If you like noise interludes, aggressive changes in tempo, mid sections that create chaos and a drummer who has a funny look somewhere between he might throw up or doesn’t know if he should use the restroom because he wants to make everything more uncomfortable, then this is the band for you. It may be noteworthy that the sounds echoed here contain vibes of early Terrorizer, Napalm, Converge and a touch of Full of Hell by way of the noise and powerviolence feel.
Soil of Ignorance
Soil of Ignorance from Quebec were up next, a fast powerful three piece that like their grind from the early days. So, yes, there’s a lot of Napalm in the sound but also some Disrupt and crust punk. The band did well ratcheting up the fun and speed with some picked power riffs accompanied by some Mick Harris-style blasts. Soil of Ignorance has been described by some as saying they talk too much and need to play more except it just seems that way because most of their songs are under the two minute mark. The band had fun playing their throwback grind (if there is such a thing) and everyone seemed to enjoy it very much. Great set.
Blurring played next; they are from Springfield, New York and Erik Burke (drums) and Dan Lilker (bass) were both formerly in Brutal Truth. Playing great, fast and high energy extreme music isn’t easy but that’s what this five piece makes it look like. Both guitars are relentless in their attack and the bass and drums drive the rhythm along a really beat up road.
If it could be amusing or interesting to be pummelled to death this would be the soundtrack.
The riffs are creative and the rhythm section is mind blowing and the vocals deliver all-out destruction. Burke is all over the kit blasting and getting busy and is full on crushing. The song “New Boat” is definitely a stand out here and is very technically challenging. The guitarists Matt Colbert and Scott D’Agostino do a fantastic job lifting it to new heights. Overall fantastic set.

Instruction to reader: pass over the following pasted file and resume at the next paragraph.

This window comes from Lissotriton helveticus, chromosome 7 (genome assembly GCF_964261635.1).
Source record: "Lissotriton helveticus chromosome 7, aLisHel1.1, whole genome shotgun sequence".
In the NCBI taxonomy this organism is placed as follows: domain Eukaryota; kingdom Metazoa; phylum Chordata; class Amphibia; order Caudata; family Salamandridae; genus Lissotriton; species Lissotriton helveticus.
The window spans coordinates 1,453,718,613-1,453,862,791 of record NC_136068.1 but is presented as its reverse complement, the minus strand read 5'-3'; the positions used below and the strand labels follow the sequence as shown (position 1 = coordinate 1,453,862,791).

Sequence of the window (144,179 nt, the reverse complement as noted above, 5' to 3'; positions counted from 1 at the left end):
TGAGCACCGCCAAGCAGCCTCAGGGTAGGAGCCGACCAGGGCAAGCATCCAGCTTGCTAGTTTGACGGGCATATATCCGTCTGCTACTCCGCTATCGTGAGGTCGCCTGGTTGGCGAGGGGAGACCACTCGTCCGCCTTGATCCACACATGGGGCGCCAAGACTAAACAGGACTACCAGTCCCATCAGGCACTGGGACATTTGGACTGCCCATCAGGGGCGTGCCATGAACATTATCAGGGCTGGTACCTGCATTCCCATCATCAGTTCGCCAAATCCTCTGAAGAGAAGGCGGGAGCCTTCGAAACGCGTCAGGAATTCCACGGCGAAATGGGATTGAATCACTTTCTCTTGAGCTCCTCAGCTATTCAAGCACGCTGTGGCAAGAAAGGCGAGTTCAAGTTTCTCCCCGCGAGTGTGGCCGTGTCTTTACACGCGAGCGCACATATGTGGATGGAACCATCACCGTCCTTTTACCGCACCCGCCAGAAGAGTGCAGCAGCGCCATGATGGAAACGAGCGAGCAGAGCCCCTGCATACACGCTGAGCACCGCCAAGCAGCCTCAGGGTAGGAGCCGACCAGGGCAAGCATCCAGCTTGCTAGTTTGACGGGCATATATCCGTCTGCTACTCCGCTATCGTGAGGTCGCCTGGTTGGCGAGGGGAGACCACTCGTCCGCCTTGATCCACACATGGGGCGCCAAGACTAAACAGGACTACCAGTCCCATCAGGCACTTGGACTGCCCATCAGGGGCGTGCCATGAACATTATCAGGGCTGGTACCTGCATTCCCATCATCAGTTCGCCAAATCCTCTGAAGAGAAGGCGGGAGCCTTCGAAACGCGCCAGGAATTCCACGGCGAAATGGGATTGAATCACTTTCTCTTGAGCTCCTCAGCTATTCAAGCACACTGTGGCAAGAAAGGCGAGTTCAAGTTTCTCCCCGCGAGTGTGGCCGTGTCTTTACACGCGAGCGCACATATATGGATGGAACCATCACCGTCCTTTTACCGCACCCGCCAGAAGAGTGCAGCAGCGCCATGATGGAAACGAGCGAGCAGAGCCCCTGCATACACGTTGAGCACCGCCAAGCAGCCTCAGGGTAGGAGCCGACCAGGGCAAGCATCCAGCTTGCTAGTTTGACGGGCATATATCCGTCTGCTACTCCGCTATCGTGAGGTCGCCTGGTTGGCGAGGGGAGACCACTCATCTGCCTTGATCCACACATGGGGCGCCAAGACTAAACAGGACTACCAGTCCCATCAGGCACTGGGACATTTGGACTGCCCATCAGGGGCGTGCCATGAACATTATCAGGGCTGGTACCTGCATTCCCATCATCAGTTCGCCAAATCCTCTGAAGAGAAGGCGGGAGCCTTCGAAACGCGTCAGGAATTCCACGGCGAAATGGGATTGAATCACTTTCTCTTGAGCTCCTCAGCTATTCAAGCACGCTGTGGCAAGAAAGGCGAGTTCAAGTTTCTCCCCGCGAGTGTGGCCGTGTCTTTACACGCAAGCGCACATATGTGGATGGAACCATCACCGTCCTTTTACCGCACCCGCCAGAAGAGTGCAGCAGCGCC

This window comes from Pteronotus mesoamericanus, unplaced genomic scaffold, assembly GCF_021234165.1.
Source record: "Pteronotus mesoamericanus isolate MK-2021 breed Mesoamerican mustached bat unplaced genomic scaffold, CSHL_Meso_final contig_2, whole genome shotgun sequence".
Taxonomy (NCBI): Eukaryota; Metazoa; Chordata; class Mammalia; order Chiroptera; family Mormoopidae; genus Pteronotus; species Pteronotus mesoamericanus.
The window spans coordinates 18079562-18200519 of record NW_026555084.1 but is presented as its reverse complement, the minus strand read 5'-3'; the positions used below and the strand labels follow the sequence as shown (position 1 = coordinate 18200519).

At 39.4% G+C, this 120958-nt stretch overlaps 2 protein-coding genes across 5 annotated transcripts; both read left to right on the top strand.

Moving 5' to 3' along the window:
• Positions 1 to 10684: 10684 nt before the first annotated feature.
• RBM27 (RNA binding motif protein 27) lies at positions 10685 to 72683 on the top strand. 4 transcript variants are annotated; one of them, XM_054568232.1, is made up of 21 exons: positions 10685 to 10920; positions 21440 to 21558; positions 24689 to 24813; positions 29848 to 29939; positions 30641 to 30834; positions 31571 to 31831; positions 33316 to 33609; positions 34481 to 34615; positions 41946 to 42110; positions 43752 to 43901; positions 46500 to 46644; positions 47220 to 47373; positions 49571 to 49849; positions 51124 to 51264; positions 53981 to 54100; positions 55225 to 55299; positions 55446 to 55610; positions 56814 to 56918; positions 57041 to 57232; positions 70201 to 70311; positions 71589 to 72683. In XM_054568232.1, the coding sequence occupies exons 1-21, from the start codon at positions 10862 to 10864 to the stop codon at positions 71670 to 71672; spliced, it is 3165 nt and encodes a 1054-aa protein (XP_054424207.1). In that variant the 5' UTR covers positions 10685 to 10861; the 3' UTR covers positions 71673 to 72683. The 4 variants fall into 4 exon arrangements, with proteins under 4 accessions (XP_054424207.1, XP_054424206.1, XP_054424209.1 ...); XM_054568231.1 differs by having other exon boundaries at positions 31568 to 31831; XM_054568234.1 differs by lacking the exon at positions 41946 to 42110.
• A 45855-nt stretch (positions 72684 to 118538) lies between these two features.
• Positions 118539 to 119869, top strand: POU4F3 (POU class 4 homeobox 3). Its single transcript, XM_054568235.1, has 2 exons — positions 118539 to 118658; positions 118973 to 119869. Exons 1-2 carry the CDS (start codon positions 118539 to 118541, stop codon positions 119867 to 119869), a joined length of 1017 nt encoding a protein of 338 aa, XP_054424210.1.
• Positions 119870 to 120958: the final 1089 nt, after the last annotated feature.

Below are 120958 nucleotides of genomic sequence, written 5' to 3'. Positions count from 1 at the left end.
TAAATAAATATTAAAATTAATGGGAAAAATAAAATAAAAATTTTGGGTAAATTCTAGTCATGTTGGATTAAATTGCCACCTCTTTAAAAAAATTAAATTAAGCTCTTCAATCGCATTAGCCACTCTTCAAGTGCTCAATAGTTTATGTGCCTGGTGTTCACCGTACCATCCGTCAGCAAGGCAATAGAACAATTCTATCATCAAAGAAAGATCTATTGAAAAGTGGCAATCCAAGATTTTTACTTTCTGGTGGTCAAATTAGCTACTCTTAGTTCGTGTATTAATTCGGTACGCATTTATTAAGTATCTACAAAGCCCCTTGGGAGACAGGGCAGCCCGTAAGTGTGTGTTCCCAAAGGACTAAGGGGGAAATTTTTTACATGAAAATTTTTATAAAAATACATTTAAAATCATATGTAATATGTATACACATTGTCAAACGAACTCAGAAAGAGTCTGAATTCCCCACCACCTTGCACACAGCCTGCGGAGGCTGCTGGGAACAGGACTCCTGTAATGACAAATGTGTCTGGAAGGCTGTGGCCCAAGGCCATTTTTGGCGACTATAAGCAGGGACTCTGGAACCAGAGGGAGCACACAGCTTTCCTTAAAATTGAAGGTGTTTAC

AHNA are a two piece from Vancouver and were the last band of the night. Containing elements of crust, death and even drone they brought their nihilistic sound to the Coalition. Cutting or even scraping sounds emanated from the guitar cabinet; even though the crowd was not moving they could all feel the cringe-worthy sound. They band plays in the vein of some early black metal via the vocals and blasts. Another interesting tidbit is that the drummer (a woman) is also the vocalist. Lots of grinding noise with distorted guitar leads. Overall it was a great set and the crowd at the Coalition enjoyed it.
It was a great Saturday night here at the Coalition with a bill of diverse acts from all over. Max Deneau did a fantastic job organizing the fest and Matt Black did a great job with the sound and hosting all the bands at the Coalition. So next time, extreme music fans of South Eastern Ontario, don’t miss out on the chance to attend a Briefcasefest and experience it all for yourself.
For photos of Briefcasefest Day 3, check out this photo gallery from Devin Richardson Multimedia.